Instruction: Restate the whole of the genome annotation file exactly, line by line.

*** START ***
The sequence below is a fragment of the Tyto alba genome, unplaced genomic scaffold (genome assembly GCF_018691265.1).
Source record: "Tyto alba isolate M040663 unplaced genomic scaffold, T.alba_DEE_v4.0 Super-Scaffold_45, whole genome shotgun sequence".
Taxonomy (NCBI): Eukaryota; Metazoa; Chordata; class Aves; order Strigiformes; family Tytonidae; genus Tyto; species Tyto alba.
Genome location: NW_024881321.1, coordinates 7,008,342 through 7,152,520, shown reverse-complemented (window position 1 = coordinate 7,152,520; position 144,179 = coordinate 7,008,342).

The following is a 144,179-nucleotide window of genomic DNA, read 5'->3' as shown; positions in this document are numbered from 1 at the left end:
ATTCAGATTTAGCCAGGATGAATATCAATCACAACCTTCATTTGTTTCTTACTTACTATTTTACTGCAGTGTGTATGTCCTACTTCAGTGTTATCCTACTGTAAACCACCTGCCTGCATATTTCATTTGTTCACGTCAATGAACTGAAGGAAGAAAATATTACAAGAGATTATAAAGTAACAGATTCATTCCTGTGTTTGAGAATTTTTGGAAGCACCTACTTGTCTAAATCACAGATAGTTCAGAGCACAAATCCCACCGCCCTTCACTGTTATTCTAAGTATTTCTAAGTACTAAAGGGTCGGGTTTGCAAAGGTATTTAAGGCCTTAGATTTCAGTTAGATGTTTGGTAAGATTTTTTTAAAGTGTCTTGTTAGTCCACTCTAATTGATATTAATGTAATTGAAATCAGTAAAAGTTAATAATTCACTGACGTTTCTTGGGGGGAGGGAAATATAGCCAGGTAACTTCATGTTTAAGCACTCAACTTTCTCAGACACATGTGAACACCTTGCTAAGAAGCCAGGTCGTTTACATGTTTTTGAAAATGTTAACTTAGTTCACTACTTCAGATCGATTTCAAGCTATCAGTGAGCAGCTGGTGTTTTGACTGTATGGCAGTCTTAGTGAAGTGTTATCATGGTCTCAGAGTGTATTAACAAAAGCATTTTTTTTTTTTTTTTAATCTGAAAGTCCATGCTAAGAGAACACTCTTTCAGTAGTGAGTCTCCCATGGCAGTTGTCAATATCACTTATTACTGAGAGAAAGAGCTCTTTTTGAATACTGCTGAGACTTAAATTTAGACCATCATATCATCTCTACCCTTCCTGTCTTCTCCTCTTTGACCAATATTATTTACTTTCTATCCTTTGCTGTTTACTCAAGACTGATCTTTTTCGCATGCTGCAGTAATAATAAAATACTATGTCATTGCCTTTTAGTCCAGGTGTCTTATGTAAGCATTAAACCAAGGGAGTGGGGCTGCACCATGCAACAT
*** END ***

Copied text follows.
The sequence below is a fragment of the Tyto alba genome, unplaced genomic scaffold (genome assembly GCF_018691265.1).
Source record: "Tyto alba isolate M040663 unplaced genomic scaffold, T.alba_DEE_v4.0 Super-Scaffold_45, whole genome shotgun sequence".
Taxonomy (NCBI): Eukaryota; Metazoa; Chordata; class Aves; order Strigiformes; family Tytonidae; genus Tyto; species Tyto alba.
Genome location: NW_024881321.1, coordinates 7,008,342 through 7,152,520, shown reverse-complemented (window position 1 = coordinate 7,152,520; position 144,179 = coordinate 7,008,342).

The following is a 144,179-nucleotide window of genomic DNA, read 5'->3' as shown; positions in this document are numbered from 1 at the left end:
ATTCAGATTTAGCCAGGATGAATATCAATCACAACCTTCATTTGTTTCTTACTTACTATTTTACTGCAGTGTGTATGTCCTACTTCAGTGTTATCCTACTGTAAACCACCTGCCTGCATATTTCATTTGTTCACGTCAATGAACTGAAGGAAGAAAATATTACAAGAGATTATAAAGTAACAGATTCATTCCTGTGTTTGAGAATTTTTGGAAGCACCTACTTGTCTAAATCACAGATAGTTCAGAGCACAAATCCCACCGCCCTTCACTGTTATTCTAAGTATTTCTAAGTACTAAAGGGTCGGGTTTGCAAAGGTATTTAAGGCCTTAGATTTCAGTTAGATGTTTGGTAAGATTTTTTTAAAGTGTCTTGTTAGTCCACTCTAATTGATATTAATGTAATTGAAATCAGTAAAAGTTAATAATTCACTGACGTTTCTTGGGGGGAGGGAAATATAGCCAGGTAACTTCATGTTTAAGCACTCAACTTTCTCAGACACATGTGAACACCTTGCTAAGAAGCCAGGTCGTTTACATGTTTTTGAAAATGTTAACTTAGTTCACTACTTCAGATCGATTTCAAGCTATCAGTGAGCAGCTGGTGTTTTGACTGTATGGCAGTCTTAGTGAAGTGTTATCATGGTCTCAGAGTGTATTAACAAAAGCATTTTTTTTTTTTTTTTAATCTGAAAGTCCATGCTAAGAGAACACTCTTTCAGTAGTGAGTCTCCCATGGCAGTTGTCAATATCACTTATTACTGAGAGAAAGAGCTCTTTTTGAATACTGCTGAGACTTAAATTTAGACCATCATATCATCTCTACCCTTCCTGTCTTCTCCTCTTTGACCAATATTATTTACTTTCTATCCTTTGCTGTTTACTCAAGACTGATCTTTTTCGCATGCTGCAGTAATAATAAAATACTATGTCATTGCCTTTTAGTCCAGGTGTCTTATGTAAGCATTAAACCAAGGGAGTGGGGCTGCACCATGCAACAT